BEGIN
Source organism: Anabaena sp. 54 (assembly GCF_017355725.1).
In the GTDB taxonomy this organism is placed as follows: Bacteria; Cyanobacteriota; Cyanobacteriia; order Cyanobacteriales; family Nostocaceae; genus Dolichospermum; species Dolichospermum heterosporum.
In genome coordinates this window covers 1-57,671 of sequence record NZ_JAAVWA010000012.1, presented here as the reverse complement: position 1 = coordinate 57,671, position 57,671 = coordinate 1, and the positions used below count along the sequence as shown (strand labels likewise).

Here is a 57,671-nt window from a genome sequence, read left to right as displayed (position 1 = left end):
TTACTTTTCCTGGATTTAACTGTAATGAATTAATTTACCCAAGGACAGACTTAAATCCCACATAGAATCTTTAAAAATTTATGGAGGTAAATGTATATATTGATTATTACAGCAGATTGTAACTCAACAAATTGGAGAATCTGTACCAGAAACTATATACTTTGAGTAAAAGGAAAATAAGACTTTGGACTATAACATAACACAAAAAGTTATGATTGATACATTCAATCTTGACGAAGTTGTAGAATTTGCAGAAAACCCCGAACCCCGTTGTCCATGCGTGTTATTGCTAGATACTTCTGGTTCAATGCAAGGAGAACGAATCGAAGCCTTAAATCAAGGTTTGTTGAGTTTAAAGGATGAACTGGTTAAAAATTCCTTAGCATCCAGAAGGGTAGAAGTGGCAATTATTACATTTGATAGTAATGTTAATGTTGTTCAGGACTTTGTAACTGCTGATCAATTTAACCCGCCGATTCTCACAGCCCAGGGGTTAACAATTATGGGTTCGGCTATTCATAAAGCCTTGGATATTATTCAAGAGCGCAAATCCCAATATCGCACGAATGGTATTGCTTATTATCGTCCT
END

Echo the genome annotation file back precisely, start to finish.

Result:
Source organism: Anabaena sp. 54 (assembly GCF_017355725.1).
In the GTDB taxonomy this organism is placed as follows: Bacteria; Cyanobacteriota; Cyanobacteriia; order Cyanobacteriales; family Nostocaceae; genus Dolichospermum; species Dolichospermum heterosporum.
In genome coordinates this window covers 1-57,671 of sequence record NZ_JAAVWA010000012.1, presented here as the reverse complement: position 1 = coordinate 57,671, position 57,671 = coordinate 1, and the positions used below count along the sequence as shown (strand labels likewise).

Here is a 57,671-nt window from a genome sequence, read left to right as displayed (position 1 = left end):
TTACTTTTCCTGGATTTAACTGTAATGAATTAATTTACCCAAGGACAGACTTAAATCCCACATAGAATCTTTAAAAATTTATGGAGGTAAATGTATATATTGATTATTACAGCAGATTGTAACTCAACAAATTGGAGAATCTGTACCAGAAACTATATACTTTGAGTAAAAGGAAAATAAGACTTTGGACTATAACATAACACAAAAAGTTATGATTGATACATTCAATCTTGACGAAGTTGTAGAATTTGCAGAAAACCCCGAACCCCGTTGTCCATGCGTGTTATTGCTAGATACTTCTGGTTCAATGCAAGGAGAACGAATCGAAGCCTTAAATCAAGGTTTGTTGAGTTTAAAGGATGAACTGGTTAAAAATTCCTTAGCATCCAGAAGGGTAGAAGTGGCAATTATTACATTTGATAGTAATGTTAATGTTGTTCAGGACTTTGTAACTGCTGATCAATTTAACCCGCCGATTCTCACAGCCCAGGGGTTAACAATTATGGGTTCGGCTATTCATAAAGCCTTGGATATTATTCAAGAGCGCAAATCCCAATATCGCACGAATGGTATTGCTTATTATCGTCCT